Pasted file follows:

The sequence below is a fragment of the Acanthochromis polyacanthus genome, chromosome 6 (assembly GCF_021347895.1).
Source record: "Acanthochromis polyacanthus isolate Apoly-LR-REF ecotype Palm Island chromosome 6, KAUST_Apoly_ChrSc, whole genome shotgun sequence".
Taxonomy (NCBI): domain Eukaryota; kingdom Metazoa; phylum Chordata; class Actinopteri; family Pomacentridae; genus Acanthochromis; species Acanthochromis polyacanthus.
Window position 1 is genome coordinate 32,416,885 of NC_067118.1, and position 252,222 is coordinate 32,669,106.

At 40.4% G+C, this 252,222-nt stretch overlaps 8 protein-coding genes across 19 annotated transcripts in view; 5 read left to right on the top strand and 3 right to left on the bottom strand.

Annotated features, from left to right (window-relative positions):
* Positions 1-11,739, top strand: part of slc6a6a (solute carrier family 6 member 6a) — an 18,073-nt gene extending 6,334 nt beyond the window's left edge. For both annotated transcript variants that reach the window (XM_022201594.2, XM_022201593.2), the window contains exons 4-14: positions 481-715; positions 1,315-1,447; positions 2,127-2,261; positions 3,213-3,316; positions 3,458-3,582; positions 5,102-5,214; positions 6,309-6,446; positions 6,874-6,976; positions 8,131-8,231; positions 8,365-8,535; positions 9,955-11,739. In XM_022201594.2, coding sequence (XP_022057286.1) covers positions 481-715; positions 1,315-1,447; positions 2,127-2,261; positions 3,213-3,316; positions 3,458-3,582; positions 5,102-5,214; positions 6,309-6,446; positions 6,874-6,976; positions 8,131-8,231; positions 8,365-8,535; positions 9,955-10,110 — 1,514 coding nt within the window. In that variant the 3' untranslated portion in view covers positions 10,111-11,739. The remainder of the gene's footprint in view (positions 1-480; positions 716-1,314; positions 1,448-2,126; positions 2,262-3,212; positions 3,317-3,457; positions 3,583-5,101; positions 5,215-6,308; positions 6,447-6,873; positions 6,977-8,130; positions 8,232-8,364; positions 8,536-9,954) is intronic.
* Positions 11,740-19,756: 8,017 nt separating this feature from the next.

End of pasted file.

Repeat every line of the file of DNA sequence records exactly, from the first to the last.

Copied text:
The sequence below is a fragment of the Acanthochromis polyacanthus genome, chromosome 6 (assembly GCF_021347895.1).
Source record: "Acanthochromis polyacanthus isolate Apoly-LR-REF ecotype Palm Island chromosome 6, KAUST_Apoly_ChrSc, whole genome shotgun sequence".
Taxonomy (NCBI): domain Eukaryota; kingdom Metazoa; phylum Chordata; class Actinopteri; family Pomacentridae; genus Acanthochromis; species Acanthochromis polyacanthus.
Window position 1 is genome coordinate 32,416,885 of NC_067118.1, and position 252,222 is coordinate 32,669,106.

At 40.4% G+C, this 252,222-nt stretch overlaps 8 protein-coding genes across 19 annotated transcripts in view; 5 read left to right on the top strand and 3 right to left on the bottom strand.

Annotated features, from left to right (window-relative positions):
* Positions 1-11,739, top strand: part of slc6a6a (solute carrier family 6 member 6a) — an 18,073-nt gene extending 6,334 nt beyond the window's left edge. For both annotated transcript variants that reach the window (XM_022201594.2, XM_022201593.2), the window contains exons 4-14: positions 481-715; positions 1,315-1,447; positions 2,127-2,261; positions 3,213-3,316; positions 3,458-3,582; positions 5,102-5,214; positions 6,309-6,446; positions 6,874-6,976; positions 8,131-8,231; positions 8,365-8,535; positions 9,955-11,739. In XM_022201594.2, coding sequence (XP_022057286.1) covers positions 481-715; positions 1,315-1,447; positions 2,127-2,261; positions 3,213-3,316; positions 3,458-3,582; positions 5,102-5,214; positions 6,309-6,446; positions 6,874-6,976; positions 8,131-8,231; positions 8,365-8,535; positions 9,955-10,110 — 1,514 coding nt within the window. In that variant the 3' untranslated portion in view covers positions 10,111-11,739. The remainder of the gene's footprint in view (positions 1-480; positions 716-1,314; positions 1,448-2,126; positions 2,262-3,212; positions 3,317-3,457; positions 3,583-5,101; positions 5,215-6,308; positions 6,447-6,873; positions 6,977-8,130; positions 8,232-8,364; positions 8,536-9,954) is intronic.
* Positions 11,740-19,756: 8,017 nt separating this feature from the next.